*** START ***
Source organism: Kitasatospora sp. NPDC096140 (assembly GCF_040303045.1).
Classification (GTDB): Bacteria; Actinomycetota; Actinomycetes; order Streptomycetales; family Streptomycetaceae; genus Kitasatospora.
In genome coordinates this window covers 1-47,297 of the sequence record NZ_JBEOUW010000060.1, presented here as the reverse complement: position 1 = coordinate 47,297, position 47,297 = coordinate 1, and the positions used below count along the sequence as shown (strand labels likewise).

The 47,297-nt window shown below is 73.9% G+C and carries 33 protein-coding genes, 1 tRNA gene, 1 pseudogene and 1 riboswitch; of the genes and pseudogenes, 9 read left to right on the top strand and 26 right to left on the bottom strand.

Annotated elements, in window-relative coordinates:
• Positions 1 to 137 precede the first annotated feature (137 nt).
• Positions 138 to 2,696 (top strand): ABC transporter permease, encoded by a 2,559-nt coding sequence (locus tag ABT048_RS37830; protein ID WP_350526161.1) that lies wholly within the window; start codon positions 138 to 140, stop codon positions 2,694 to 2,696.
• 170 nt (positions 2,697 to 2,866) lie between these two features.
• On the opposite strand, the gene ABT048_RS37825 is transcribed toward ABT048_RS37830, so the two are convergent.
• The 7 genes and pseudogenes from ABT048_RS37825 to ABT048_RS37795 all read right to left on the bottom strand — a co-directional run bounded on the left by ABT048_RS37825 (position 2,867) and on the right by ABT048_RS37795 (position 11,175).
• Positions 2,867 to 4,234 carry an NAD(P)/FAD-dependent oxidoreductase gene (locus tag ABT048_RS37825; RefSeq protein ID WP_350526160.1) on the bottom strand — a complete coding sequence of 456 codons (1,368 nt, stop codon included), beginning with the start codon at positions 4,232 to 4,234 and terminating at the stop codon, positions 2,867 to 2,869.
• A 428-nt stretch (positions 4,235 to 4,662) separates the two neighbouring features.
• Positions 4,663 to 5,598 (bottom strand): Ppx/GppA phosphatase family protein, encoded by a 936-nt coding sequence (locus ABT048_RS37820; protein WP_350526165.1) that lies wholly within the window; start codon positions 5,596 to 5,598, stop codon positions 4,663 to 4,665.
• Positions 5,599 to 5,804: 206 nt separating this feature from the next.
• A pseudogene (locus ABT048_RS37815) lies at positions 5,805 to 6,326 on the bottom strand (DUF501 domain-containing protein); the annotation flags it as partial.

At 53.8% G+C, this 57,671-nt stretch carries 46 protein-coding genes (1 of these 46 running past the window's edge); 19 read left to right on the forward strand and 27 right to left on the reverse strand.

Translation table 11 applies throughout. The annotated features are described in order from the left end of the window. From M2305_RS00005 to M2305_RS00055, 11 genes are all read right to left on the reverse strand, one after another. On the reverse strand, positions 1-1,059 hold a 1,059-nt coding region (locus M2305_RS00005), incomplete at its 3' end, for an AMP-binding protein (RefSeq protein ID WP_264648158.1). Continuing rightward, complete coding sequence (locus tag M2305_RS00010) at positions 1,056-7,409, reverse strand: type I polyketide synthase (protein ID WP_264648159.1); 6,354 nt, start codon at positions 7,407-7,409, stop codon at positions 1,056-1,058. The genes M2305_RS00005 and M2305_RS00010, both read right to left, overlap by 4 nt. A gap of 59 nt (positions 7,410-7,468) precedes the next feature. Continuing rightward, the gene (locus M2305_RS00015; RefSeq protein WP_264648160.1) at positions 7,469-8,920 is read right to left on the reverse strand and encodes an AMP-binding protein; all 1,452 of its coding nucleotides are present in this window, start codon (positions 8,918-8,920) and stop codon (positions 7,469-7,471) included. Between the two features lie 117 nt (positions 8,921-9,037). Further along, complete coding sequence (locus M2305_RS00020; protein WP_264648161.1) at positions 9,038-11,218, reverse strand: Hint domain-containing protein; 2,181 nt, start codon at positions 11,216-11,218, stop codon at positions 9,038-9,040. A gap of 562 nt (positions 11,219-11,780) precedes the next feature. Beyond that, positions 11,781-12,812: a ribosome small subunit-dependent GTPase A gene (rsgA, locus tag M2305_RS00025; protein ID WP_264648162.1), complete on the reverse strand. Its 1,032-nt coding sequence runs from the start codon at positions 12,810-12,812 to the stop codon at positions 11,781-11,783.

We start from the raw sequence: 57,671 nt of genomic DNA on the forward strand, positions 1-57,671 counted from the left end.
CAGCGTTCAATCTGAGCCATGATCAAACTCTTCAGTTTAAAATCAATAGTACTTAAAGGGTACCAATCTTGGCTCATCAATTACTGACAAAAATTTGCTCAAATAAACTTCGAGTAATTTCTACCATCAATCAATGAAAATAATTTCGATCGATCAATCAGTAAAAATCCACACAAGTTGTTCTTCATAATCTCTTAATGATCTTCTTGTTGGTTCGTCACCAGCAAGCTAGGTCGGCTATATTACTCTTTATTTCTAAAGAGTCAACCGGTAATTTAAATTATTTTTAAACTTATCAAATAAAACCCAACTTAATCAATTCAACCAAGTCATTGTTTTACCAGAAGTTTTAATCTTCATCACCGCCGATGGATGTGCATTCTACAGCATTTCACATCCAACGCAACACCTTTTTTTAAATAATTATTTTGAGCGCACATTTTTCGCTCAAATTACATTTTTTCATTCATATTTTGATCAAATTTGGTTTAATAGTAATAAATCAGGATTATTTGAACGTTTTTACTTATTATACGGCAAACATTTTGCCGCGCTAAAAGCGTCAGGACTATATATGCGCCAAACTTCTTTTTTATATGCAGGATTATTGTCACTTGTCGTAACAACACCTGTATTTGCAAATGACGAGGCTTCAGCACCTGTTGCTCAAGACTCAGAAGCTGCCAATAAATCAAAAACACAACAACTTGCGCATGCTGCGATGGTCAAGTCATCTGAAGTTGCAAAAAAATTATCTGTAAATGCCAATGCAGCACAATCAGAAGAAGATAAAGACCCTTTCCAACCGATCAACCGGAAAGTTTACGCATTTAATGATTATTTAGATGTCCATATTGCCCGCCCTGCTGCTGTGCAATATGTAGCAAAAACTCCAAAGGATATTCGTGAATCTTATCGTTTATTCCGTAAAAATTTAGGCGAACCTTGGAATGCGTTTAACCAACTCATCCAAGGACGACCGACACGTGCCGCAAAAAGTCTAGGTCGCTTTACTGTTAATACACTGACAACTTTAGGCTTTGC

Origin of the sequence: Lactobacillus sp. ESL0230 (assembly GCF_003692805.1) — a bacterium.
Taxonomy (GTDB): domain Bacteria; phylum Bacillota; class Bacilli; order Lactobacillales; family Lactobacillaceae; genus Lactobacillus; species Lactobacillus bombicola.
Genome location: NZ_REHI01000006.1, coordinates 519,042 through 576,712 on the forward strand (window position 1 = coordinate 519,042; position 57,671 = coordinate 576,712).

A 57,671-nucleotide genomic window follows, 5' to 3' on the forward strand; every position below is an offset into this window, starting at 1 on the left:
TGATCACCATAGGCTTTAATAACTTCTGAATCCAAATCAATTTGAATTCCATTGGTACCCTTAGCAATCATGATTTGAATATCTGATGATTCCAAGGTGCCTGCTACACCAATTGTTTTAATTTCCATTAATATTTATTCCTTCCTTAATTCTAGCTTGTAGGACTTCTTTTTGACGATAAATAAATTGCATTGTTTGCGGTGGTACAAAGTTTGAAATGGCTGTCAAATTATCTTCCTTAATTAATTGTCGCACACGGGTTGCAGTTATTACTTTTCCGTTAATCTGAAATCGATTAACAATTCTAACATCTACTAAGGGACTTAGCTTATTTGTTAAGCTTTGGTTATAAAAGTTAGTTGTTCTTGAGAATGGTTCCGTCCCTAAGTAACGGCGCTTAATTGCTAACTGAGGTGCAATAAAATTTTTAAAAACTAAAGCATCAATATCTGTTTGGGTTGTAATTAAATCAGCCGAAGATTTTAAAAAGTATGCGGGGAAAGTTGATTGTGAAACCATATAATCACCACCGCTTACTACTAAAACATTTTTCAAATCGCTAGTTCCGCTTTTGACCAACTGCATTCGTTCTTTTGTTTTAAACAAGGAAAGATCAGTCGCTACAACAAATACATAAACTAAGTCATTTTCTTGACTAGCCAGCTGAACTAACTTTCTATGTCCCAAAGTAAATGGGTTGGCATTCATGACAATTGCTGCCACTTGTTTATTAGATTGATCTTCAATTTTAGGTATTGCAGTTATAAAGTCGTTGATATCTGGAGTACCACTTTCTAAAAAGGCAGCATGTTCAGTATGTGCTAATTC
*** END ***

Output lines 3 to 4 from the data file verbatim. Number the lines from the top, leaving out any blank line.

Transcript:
In genome coordinates this window covers 1-47,297 of the sequence record NZ_JBEOUW010000060.1, presented here as the reverse complement: position 1 = coordinate 47,297, position 47,297 = coordinate 1, and the positions used below count along the sequence as shown (strand labels likewise).

The 47,297-nt window shown below is 73.9% G+C and carries 33 protein-coding genes, 1 tRNA gene, 1 pseudogene and 1 riboswitch; of the genes and pseudogenes, 9 read left to right on the top strand and 26 right to left on the bottom strand.